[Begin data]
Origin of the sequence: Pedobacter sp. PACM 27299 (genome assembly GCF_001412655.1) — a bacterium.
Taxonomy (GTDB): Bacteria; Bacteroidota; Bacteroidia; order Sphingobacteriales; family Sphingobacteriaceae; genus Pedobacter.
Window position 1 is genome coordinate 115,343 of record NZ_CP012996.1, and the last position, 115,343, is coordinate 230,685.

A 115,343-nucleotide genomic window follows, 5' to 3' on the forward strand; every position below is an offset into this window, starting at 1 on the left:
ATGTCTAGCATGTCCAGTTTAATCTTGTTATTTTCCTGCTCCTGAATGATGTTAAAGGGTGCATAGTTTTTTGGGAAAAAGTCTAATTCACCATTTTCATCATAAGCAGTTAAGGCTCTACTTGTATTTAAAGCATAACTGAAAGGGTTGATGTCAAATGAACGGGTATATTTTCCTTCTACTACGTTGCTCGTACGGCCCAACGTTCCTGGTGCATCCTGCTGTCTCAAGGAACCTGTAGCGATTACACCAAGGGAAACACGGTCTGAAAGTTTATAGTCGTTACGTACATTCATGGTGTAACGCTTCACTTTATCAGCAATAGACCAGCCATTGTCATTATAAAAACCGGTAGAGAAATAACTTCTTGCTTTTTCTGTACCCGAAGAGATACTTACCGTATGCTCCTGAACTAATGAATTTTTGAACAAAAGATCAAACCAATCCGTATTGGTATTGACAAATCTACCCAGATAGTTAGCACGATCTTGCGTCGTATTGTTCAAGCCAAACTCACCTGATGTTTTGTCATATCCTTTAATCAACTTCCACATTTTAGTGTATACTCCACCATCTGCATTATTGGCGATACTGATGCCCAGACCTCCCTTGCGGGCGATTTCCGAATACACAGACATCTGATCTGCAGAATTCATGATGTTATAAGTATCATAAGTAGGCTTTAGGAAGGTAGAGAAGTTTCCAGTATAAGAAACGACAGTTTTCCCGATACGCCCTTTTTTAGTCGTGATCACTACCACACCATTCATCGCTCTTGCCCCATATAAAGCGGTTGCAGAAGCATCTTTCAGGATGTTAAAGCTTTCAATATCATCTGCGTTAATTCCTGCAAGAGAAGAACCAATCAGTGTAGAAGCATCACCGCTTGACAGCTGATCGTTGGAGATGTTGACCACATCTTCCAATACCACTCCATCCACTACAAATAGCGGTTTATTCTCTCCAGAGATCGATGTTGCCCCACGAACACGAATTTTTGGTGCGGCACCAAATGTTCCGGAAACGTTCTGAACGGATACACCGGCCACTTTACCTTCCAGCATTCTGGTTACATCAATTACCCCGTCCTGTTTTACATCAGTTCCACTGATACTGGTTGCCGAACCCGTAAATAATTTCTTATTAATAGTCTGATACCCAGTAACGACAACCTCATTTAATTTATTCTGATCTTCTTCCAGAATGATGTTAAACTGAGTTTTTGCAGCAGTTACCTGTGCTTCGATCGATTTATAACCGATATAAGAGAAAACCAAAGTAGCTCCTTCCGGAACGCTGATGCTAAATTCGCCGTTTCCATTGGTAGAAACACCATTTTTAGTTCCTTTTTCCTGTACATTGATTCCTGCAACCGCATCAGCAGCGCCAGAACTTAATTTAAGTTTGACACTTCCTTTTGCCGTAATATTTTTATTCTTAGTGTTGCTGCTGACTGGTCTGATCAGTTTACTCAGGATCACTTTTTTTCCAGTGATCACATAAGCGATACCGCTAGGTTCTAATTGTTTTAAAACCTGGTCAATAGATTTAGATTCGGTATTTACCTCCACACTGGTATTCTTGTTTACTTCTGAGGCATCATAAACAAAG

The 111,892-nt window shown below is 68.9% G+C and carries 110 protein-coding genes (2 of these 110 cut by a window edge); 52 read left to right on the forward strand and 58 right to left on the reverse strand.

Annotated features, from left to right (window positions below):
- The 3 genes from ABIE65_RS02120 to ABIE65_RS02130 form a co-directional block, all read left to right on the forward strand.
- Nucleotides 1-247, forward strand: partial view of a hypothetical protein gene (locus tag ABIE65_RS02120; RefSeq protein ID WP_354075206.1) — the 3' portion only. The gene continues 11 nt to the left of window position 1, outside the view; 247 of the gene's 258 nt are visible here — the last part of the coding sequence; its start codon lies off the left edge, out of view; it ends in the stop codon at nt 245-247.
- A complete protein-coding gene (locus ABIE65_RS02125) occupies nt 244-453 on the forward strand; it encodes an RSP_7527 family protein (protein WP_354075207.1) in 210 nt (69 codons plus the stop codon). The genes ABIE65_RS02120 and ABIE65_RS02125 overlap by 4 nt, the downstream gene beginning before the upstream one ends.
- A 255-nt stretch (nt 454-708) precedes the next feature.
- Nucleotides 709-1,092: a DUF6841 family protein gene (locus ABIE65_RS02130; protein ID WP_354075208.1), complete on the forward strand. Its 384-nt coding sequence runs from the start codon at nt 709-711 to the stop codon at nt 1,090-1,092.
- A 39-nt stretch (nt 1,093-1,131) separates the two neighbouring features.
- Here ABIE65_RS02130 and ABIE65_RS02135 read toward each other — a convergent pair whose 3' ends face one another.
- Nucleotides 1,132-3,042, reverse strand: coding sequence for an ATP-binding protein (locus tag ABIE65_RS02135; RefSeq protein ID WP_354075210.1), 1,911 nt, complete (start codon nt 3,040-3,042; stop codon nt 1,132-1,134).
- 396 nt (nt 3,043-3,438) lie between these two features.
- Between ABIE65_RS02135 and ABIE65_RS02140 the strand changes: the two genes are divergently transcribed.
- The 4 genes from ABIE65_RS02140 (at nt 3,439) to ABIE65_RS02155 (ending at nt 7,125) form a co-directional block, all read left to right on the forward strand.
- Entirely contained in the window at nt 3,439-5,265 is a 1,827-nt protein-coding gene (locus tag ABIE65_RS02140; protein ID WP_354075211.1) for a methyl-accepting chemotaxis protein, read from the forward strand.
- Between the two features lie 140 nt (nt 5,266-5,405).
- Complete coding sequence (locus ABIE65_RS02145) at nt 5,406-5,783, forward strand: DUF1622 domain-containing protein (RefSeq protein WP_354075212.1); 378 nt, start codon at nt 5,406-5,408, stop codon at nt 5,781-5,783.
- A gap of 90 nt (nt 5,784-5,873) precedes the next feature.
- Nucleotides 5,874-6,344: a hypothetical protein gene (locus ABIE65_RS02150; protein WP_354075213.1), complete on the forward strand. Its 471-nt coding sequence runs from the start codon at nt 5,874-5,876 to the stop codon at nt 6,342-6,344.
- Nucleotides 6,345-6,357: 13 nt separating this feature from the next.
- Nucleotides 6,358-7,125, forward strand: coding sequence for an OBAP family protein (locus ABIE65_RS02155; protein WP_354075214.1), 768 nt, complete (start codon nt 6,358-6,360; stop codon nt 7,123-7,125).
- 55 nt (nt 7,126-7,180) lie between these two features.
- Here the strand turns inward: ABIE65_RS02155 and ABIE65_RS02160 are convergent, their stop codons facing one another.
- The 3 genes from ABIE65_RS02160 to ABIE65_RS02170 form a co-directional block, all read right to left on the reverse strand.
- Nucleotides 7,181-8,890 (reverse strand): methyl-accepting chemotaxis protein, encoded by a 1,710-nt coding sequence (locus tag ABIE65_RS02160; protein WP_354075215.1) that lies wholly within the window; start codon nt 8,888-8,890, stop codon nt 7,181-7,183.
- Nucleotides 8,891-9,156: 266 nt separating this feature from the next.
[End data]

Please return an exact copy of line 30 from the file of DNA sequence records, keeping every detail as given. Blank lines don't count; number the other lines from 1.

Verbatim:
- Nucleotides 8,891-9,156: 266 nt separating this feature from the next.